Hardcover: 417 Pages
Release Date: June 17, 2014
Publisher: Henry Holt and Co.
Narration: First Person: Alina
Trailer: Trailer One ! Trailer Two
The Grisha Series
Book One: Shadow and Bone
Book Two: Siege and Storm
Book Three: Ruin and Rising
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The capital has fallen.
The Darkling rules Ravka from his shadow throne.
Now the nation's fate rests with a broken Sun Summoner, a disgraced tracker, and the shattered remnants of a once-great magical army.
Deep in an ancient network of tunnels and caverns, a weakened Alina must submit to the dubious protection of the Apparat and the zealots who worship her as a Saint. Yet her plans lie elsewhere, with the hunt for the elusive firebird and the hope that an outlaw prince still survives.
Alina will have to forge new alliances and put aside old rivalries as she and Mal race to find the last of Morozova's amplifiers. But as she begins to unravel the Darkling's secrets, she reveals a past that will forever alter her understanding of the bond they share and the power she wields. The firebird is the one thing that stands between Ravka and destruction—and claiming it could cost Alina the very future she’s fighting for.
Cover Thoughts: Hurrah! Consistent cover schemes!
An idea that is seemingly unheard of in YA novels nowadays since publishers seem to love irritating book-buyers. The Grisha series is my favorite set of covers on my bookshelf. I mean, come on, have you seen the spines side by side?
WARNING: THIS REVIEW IS FULL OF SERIOUS SPOILERS. DO NOT READ UNLESS YOU'VE FINISHED THE BOOK.
On a side note, it's also full of incoherent ramblings,
so I apologize if it doesn't make sense.
Ruin and Rising was nothing like I had expected. All the little notes I scribbled down depicting what I believed would happen (who am I kidding, I don't write notes) never came to pass. To be honest, Alina losing her powers was a plot twist that never even crossed my mind. In YA novels, we've seen main characters die, we've seen their love interests die, we've seen their animal companions die, actually now that I think of it, most plot twists involve an awful amount of death. Alina and her sun summoning abilities seemed to be a package deal, permanent. When they just disappeared...I was like, "Nah, they're has to be something more to it." But as time progressed, I realized that it was set in stone, that she would never be a summoner again. One thing that I really liked was how she reacted to losing her powers. She wasn't a perfect heroine who felt all rainbows and butterflies for having saved Ravka; she mourned the loss of her power because it had been a part of her for so long. She was ashamed of her shallowness, considering all of the people who died in the battle, but she accepted it.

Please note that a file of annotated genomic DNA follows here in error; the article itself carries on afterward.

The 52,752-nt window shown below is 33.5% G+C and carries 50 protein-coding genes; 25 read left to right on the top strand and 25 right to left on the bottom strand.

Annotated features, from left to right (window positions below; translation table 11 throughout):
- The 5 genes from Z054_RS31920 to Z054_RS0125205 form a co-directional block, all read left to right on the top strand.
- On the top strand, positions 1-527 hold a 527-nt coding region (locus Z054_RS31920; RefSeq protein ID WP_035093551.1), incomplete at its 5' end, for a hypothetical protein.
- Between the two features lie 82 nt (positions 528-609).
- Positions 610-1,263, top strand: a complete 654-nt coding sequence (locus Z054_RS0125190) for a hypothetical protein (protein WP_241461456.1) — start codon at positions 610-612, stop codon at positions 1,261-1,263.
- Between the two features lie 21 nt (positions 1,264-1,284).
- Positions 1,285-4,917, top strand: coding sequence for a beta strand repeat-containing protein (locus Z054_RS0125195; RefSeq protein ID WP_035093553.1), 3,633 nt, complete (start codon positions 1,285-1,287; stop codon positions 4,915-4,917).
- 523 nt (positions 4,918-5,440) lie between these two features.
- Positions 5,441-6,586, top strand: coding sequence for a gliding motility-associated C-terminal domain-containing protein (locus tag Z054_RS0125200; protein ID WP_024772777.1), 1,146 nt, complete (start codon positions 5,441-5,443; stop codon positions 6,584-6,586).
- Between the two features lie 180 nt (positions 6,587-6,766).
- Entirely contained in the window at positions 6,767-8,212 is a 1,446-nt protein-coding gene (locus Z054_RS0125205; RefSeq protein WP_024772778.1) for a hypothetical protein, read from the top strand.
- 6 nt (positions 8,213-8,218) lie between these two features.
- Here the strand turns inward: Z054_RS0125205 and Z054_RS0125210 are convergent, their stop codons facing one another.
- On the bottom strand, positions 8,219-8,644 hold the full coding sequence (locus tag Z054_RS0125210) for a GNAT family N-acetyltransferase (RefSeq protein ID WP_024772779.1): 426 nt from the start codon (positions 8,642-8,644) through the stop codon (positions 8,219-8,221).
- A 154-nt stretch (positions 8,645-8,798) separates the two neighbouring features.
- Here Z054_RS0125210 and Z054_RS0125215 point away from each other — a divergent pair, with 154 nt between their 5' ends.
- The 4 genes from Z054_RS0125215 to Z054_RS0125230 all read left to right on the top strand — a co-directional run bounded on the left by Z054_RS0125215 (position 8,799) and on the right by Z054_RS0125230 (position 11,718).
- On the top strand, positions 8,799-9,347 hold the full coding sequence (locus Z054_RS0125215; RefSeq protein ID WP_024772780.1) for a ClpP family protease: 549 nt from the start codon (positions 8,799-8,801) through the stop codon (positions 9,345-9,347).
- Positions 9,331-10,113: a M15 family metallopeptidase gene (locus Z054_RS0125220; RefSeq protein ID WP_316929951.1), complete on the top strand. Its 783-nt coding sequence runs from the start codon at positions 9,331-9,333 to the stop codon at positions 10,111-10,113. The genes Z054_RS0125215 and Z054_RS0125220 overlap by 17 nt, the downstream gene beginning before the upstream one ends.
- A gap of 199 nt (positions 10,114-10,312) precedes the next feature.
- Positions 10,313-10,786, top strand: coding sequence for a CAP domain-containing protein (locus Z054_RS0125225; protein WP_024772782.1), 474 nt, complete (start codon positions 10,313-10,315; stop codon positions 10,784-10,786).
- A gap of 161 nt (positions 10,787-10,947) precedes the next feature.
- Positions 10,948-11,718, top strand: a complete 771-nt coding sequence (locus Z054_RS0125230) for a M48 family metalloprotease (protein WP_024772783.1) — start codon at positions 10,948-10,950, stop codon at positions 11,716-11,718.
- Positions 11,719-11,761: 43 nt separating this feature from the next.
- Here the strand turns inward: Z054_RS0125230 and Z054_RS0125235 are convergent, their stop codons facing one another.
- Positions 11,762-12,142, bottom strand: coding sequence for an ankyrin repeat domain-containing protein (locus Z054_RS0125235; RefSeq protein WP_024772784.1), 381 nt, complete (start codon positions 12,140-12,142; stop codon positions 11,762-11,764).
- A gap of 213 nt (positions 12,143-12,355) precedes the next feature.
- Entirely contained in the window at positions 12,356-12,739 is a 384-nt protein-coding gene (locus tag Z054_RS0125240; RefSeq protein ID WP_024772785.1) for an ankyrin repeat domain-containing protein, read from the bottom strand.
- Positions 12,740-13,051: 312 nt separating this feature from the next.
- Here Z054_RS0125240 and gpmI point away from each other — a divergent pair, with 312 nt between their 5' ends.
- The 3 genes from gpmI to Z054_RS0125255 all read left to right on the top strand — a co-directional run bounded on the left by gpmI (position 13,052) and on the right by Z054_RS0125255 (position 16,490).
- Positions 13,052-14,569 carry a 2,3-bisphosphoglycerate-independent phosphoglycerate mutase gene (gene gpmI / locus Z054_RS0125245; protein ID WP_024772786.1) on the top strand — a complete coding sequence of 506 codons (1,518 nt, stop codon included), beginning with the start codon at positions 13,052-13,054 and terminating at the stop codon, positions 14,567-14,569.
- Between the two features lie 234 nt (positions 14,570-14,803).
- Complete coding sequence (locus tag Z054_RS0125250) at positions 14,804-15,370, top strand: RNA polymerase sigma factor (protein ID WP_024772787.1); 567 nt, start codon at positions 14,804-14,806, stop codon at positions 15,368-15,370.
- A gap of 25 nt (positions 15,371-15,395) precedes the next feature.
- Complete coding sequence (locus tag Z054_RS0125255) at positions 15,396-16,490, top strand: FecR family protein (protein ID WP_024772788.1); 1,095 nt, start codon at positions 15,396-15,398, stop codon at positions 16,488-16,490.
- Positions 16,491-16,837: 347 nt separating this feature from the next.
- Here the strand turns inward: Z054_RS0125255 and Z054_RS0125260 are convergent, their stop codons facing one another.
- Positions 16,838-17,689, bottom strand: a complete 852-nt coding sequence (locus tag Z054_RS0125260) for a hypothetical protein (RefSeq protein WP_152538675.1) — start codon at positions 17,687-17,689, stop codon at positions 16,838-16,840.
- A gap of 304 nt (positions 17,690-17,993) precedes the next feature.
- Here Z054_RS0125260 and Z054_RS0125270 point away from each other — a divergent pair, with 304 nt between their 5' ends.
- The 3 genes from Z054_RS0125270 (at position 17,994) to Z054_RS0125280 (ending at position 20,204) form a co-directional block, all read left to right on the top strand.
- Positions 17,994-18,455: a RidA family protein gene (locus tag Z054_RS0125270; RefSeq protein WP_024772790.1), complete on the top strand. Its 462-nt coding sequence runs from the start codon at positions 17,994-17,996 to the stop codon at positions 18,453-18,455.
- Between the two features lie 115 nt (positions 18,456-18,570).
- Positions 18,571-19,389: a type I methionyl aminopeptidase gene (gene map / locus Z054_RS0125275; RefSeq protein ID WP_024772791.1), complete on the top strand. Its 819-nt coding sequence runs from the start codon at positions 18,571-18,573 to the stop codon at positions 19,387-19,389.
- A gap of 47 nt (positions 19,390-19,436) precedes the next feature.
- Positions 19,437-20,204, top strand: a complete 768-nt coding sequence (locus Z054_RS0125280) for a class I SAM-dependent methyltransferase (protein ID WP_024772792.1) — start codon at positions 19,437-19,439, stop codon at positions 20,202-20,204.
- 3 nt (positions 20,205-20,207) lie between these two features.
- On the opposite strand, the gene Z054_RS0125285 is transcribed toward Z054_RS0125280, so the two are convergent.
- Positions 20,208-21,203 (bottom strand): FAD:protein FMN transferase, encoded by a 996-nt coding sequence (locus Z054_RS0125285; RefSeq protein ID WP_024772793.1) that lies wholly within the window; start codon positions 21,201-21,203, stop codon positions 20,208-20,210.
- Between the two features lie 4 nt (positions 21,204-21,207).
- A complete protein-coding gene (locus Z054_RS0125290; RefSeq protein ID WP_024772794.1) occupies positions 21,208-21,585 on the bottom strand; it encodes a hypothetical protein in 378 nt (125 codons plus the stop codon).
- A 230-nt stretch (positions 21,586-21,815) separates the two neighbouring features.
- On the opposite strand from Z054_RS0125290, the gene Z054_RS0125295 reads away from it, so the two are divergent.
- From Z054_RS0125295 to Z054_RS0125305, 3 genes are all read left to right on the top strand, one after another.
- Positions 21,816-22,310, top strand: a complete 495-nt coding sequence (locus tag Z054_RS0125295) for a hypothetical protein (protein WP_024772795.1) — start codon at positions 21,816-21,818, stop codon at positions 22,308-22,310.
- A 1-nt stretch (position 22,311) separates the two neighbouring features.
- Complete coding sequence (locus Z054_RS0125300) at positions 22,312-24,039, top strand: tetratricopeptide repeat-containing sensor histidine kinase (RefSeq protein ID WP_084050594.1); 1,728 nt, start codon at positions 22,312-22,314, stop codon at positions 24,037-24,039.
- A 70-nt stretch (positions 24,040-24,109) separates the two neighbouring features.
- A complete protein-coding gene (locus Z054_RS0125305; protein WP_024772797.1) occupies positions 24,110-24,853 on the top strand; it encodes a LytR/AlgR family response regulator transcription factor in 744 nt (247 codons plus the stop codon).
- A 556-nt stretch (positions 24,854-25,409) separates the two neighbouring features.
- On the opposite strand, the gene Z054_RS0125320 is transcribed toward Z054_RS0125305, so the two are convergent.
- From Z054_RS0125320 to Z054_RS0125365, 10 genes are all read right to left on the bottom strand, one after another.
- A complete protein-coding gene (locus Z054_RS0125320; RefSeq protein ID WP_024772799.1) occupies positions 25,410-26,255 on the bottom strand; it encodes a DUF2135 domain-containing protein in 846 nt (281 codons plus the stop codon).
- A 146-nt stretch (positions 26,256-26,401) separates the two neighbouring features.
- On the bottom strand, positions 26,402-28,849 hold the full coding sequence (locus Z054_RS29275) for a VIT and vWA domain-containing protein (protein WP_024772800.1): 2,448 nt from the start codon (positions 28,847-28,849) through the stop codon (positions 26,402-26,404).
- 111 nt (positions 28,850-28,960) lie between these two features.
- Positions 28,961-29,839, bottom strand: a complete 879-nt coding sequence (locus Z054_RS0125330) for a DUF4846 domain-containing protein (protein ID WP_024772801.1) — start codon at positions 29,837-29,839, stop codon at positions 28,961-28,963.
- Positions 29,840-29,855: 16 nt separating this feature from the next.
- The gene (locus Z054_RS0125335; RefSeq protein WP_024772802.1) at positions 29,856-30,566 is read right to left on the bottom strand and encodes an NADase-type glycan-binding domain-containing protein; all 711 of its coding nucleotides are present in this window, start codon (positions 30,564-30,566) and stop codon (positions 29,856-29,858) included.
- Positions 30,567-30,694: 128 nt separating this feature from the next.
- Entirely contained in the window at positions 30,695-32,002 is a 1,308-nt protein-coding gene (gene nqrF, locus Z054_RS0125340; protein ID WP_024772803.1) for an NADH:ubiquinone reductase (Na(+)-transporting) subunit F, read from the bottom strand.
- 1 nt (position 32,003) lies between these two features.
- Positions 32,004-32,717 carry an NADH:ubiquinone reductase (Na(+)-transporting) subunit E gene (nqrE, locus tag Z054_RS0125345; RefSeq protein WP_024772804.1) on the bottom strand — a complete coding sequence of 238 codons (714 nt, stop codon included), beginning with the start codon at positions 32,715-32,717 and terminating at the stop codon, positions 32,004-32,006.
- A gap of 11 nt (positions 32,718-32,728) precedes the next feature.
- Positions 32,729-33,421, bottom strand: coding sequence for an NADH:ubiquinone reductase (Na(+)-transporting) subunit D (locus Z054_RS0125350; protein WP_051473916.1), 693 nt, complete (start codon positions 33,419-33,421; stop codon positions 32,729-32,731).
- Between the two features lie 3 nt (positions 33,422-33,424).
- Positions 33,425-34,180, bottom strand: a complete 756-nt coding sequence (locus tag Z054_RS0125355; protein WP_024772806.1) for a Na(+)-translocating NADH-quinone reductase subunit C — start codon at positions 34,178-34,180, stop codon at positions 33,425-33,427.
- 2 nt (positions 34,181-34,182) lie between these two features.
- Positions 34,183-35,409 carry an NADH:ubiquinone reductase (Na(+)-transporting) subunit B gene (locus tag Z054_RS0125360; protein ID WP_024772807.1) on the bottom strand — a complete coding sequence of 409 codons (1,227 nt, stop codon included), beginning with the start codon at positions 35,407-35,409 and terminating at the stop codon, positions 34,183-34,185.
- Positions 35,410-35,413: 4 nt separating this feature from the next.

Originally, I was shipping Nikolai and Alina together. Please tell me that I'm not the only one who did. From the reviews on Goodreads, it looks like everyone was either for the Darkling or for Mal. The Darkling wasn't exactly evil, but I felt like he was too far gone to be redeemed within one novel. Maybe, if there were still more books in the series, Alina could've brought him back from the deep end, but since this was a trilogy, I predicted that they wouldn't be together in the end. If they did, I would've stabbed myself. Don't get me wrong, I felt for him and all the burdens he had to carry, but he was such a horrible person the majority of the time. The part where he said that Alina was nothing when she lost her powers? I was about to get violent. However, I do admit he still had his heartfelt moments.
“In this moment he was just a boy -brilliant, blessed with too much power, burdened by eternity.” “Aleksander," I whispered. A boy's name, given up. Almost forgotten.”
Despite this smidgen of goodness in him, he was still pretty evil to me.